NCEA review update

SPAC's update on the NCEA review from its July 2019 meeting

The government has a professional advisory group from sector and ministerial advisory group (MAG) of “radical disrupters”. They have looked at the feedback from the consultation last year and reported to the Minister of Education. There is not a consistent message from the feedback.

Following the 2018 report, the minister set up the Professional Advisory Group (PAG). The members of that group are:

  • Roger Moses (Chair) – Headmaster of Wellington College 
  • Melanie Webber - teacher at Western Springs College and PPTA junior vice president. 
  • Deidre Shea - Principal of Onehunga High School, and member of the NCEA review reference group. 
  • Helen Mora - Head of science at Linwood College 
  • Natalie Faitala - HOD English at Wesley College. 
  • Rangimarie Mahuta - Deputy principal of Te Wharekura o Rakaumanga 
  • James Morris - Chair of the Secondary Principals’ Council,principal of Darfield High School and a member of the Tomorrow’s Schools advisory panel
  •  Louise Anaru - Principal at Flaxmere College 
  • David Ferguson - Headmaster of Westlake Boys’ High School, and a signatory to the open letter from Auckland principals on NCEA. 
  • Campbell Dewes - Tumuaki of Te Kura Kaupapa Māori o Kawakawa mai Tawhiti.

There has been a report from MAG and PAG and ministry. Following the cabinet response there will be further consultation on the detailed implementation plan for 2020.

There could be a change in achievement standards. Discussion is starting with the subject associations about how they will do the achievement standards review, level 1 is likely to be retained as an optional. It varies from community to community – there is a reasonable proportion of students for who it is the highest qualification. Close to 20% have none or only NCEA level 1, including those who could never access it.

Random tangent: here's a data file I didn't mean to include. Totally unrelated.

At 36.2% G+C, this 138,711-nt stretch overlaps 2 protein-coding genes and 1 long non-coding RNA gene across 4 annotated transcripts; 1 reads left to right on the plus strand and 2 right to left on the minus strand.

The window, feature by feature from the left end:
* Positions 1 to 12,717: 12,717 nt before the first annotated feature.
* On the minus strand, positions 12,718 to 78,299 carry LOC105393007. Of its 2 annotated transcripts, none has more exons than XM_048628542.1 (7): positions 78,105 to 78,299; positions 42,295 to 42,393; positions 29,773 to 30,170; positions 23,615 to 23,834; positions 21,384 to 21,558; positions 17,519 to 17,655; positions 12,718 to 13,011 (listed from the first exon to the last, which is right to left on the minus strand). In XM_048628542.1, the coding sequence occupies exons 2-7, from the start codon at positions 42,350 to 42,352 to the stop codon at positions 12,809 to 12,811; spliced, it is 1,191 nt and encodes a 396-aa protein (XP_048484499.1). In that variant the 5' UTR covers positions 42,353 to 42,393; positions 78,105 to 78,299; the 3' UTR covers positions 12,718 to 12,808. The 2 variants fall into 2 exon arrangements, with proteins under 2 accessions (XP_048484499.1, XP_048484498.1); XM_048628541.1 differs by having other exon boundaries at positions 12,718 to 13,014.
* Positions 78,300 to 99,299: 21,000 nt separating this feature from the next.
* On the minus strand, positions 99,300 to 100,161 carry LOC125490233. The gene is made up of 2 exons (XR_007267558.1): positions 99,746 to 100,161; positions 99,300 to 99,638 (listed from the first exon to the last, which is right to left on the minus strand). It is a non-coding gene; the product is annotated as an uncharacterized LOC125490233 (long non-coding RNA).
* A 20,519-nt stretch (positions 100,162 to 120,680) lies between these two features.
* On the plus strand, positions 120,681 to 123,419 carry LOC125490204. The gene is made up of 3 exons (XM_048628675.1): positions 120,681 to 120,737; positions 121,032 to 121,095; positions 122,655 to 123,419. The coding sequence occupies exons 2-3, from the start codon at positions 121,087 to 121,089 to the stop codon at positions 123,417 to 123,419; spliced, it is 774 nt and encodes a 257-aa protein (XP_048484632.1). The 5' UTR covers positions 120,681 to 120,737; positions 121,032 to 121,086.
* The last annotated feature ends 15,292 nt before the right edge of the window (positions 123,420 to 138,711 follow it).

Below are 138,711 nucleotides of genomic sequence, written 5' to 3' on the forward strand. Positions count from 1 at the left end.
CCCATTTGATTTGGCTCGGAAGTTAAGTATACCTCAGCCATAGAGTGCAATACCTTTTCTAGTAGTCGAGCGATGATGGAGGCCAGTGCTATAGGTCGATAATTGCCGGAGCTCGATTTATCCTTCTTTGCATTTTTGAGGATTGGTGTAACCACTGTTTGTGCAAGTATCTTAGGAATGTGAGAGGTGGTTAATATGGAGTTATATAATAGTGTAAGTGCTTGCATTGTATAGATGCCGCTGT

Currently we have three high stakes senor examination years (rather than the international norm of two) and the associated stress on students and teachers. We have also seen standards creep over the last 10 years.

There could be a change to the structure of level 1. A range of schools don’t do level 1 NCEA and there are different models in different schools. There could be a two year programme with more project based learning. One example is a school which does not offer level 1 except for literature. They offer semester subjects which they report has excited teachers and students and means there is less pressure going forward. They are not driven by assessment but by deeper learning and coherence. There are nine semester courses for year 11 only.

Last modified on Friday, 20 September 2019 16:39